We continued to follow the river as best we could in a car. The grid of roads is rectangular, and the river meandering, which meant many stretches we were without direct vision of the water. Eagles nest near water.

Paul saw a beaver dam, and we stopped again. Paul, Andy and I went to the river to explore and Daryl took a call from his sister. The dam was impressive, hundreds of sticks fit together. It spanned the width of the river.

It was different to see land that wasn't being farmed. Trees, grasses, rivers. It made one wonder what the land was before.

As we drove and drove- there were a lot of abandoned farm plots. Daryl and Paul talked about how there used to be lots of family farms. When they went to highschool each of the small towns had their own school. Today, at least seven schools have consolidated into one, and instead of listing out all of the community names- Thornton, Sheffield, Meservey, Swaledale, and some others that are escaping memory- they call the school West Fork- after the part of the river they all share. A lot of the homes that used to be here have been completely swallowed up by the corn. The last remnant usually being the old driveway.

We found a second eagle's nest- and then got lunch at Casey's- a gas station chain that also serves as a grocery store and restaurant for a lot of rural communities out here. Daryl was kind enough to treat everyone to lunch, which was eaten in the car as we continued on the river.

Before heading back, we saw a third and fourth eagle's nest, including one with an eagle in it. Paul and Daryl were really surprised and happy. Just a few years ago this would have been unthinkable. But since we stopped using DDT- eagles have been growing in number. They are finding habitats and thriving. It's a reminder of resilience. As we continued back to the farm, endless stumps of corn stalks passed by, and I couldn't help but hope that one day we'll see the small family farms return like the eagle has.

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Jude's Barn

Chris, Andy and I met up with Jude Becker at dawn or so.

There was a heavy cloud cover, which the sun only managed to break through in long thin beams, giving the farm a mythical feel. Jude fed some sows- female pigs- and then fed some weaners- pigs that have recently been weaned from their mothers. We then went out to the insulated farrowing huts, a somewhat recent breakthrough- that has allowed sows enough warmth to give birth in winter.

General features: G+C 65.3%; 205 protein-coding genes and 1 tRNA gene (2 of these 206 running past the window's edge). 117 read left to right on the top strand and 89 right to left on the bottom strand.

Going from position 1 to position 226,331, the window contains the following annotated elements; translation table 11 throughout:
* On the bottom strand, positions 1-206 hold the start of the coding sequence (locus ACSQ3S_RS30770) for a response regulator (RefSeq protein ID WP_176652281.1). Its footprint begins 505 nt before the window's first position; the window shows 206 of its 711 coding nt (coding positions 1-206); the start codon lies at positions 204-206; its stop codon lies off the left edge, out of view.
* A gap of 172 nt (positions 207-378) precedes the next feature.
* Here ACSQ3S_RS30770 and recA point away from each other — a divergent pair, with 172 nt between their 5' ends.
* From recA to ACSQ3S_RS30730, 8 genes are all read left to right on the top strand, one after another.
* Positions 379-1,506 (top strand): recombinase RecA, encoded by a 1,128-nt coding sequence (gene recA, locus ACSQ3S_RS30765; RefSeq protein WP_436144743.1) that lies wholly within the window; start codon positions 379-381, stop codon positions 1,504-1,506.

Chris and Jude are good friends, and walked the farm, talking about what's happened since their last visit, soon forgetting the camera Andy held, and the occasional question or comment interjected.

Winter is a time of absence out here. Especially this winter, because there's no snow. The ground, the trees, the roads, all seems to be shades of brown. As I looked out across the arched metal huts sitting on the brown dirt, I couldn't help but imagine how different it must look in the full green of summer.

After Jude finished showing us around, the four of us entered into Jude's dream barn. It's a barn from the 1870s I think- that Jude has renovated into a living space. The entrance has a couple of large ornate wood carvings, which were done by Jude's father, who has passed on. Jude explained the history and background of the pieces, his words full of pride. There's a whole room with carvings that Jude will soon have organized into a formal display. 

Upstairs we had oatmeal, and prosciutto from one of Jude's hogs, as well as some cheese and wheat thins. Excellent.

We interviewed Jude, in a hoop barn with nice light, but it was too loud so we moved to an empty hoop barn, where the light wasn't as nice, but it was quiet. Shortly thereafter we interviewed Chris, once again switching from our initial location.

By this time, it was nearing midday, the sun had broken above the clouds, and the ground was total mud. The mythical feel of the morning was long gone. Chris and Jude went to town to get ingredients for lunch- Andy and I prepped for the shoot.

Andy and I filmed a kind of informal cooking show with Jude and Chris, as they talked about food, farming, and cooking.

It was a bit awkward at first, largely because I haven't ever directed a cooking show before, but after a short while, we decided for a more laid back approach- which seemed to work pretty well.

The end result was a wondrous lunch. Some of Jude's Applegate Bacon- which has been carmelized in a syrup and soy sauce, laid on a bed of spinach and garlic shrimp. It was amazing. Chris finished just in time to get to the airport, and we said goodbye and thanks for a great week. Andy got a few last shots of the farm, and we uploaded our footage from the day. Jude and I talked about land challenges, before goodbyes.

We drove West and North to Thornton, stopping for a meal in Cedar Rapids. Home after a full week, sleep came easily.